RMU can’t overcome North Carolina’s size in blowout loss
CHAPEL HILL, N.C. — Robert Morris’ task was tough enough given the size and depth of North Carolina’s talented front court.
The Colonials only made things more difficult on themselves by getting into foul trouble and spotting their sixth-ranked opponent a quick head start.
The Tar Heels scored the game’s first 12 points and exploited the low post tandem of Brice Johnson and Kennedy Meeks on their way to a 103-59 victory Sunday at the Dean E. Smith Center.
“That’s the hardest part,” RMU coach Andy Toole said after watching his team drop to 0-2.
“You come into this kind of atmosphere, playing someone of that size and difficulty, then they jump on you 12 to nothing.”
Toole said he knew his team might be in trouble from the opening possession, when the 6-foot-9, 270-pound Meeks muscled his way in for an offensive rebound and was fouled by 215-pound Stephan Bennett.
Meeks had four three-point play opportunities on his way to 21 points and 12 rebounds. UNC’s other big man, Johnson, finished with 23 points and eight rebounds as the pair combined to make 16 of their 22 shots from the floor.
“That first offensive rebound that they got,” Toole said. “It’s like one of the 50-50 balls that all of a sudden, if you get a rebound, you think to yourself ‘If we can get that stop we can settle in and at least feel good about ourselves.’ But it went their ball. We had three fouls on that possession and they get a three-point play. It’s a pretty deflating situation.”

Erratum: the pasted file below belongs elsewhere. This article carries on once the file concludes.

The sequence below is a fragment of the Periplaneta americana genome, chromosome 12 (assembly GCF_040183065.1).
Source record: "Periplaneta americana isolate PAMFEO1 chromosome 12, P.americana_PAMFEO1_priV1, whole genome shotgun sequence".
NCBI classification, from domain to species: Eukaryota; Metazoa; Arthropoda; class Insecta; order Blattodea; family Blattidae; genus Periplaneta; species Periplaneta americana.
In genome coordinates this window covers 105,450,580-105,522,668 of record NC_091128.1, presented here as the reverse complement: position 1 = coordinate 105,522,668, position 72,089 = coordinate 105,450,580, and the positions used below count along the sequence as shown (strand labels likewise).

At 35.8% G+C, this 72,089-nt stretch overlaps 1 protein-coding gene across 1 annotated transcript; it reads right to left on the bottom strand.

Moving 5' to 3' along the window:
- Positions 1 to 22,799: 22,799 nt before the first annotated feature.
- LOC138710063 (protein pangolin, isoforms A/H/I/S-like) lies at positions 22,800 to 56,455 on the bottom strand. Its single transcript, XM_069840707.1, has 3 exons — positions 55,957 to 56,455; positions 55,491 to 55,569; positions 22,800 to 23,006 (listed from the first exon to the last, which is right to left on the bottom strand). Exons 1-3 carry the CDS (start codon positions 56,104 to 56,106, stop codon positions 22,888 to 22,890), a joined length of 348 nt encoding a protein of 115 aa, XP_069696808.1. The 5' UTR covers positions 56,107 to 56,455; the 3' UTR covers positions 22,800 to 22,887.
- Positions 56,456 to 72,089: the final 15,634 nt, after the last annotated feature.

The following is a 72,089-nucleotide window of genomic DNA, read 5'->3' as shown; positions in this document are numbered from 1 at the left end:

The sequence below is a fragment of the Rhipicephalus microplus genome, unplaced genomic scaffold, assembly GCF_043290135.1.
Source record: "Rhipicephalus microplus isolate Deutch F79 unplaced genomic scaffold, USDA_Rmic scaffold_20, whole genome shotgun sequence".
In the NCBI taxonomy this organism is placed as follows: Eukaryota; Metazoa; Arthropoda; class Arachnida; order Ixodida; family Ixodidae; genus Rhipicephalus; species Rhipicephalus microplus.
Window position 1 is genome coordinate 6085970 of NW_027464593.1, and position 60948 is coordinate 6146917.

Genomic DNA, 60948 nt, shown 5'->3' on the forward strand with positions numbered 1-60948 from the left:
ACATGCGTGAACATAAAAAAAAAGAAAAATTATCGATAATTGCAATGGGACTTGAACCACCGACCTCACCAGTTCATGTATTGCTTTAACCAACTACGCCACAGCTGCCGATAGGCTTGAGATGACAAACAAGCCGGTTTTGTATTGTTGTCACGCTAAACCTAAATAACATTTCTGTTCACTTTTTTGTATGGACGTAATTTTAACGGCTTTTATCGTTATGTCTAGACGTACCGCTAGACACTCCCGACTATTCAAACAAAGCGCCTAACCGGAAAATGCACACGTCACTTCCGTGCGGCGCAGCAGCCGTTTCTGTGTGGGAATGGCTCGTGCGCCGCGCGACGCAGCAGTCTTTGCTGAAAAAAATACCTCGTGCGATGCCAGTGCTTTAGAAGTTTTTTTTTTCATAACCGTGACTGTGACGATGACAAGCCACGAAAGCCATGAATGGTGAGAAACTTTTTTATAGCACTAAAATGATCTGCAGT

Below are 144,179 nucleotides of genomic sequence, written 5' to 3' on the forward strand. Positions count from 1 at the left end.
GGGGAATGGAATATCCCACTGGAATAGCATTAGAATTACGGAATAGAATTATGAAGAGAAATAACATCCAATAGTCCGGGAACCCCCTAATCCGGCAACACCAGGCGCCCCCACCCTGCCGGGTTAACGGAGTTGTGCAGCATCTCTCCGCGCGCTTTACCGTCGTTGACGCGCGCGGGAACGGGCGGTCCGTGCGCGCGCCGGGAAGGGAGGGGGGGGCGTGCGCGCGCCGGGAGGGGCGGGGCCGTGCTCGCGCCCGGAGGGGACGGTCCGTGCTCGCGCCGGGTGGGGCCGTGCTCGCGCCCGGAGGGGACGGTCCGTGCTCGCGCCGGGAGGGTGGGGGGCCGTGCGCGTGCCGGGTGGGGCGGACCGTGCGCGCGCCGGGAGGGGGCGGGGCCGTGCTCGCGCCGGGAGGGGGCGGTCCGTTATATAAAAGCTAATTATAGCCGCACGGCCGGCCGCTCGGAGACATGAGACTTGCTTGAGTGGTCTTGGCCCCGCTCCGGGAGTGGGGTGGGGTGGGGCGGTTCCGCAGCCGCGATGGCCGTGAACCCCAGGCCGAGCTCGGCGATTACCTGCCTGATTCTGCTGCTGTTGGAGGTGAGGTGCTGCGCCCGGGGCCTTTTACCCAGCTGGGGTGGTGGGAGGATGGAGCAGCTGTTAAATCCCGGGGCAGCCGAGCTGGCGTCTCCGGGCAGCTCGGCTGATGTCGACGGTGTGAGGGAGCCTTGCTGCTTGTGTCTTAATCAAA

One Colonial who got into early foul trouble was senior forward Lucky Jones. A preseason All-NEC selection, Jones was limited to 19 minutes. He didn’t take a shot until early in the second half and finished with only six points and six turnovers.
Despite Jones’ struggles and the lopsided defeat, the trip into the heart of Tobacco Road wasn’t a total loss for the Colonials thanks to the play of freshman Marcquise Reed.
The 6-3 guard had a soft perimeter touch on his way to a game-high 24 points in just 24 minutes.
Brett Friedlander is a freelance writer.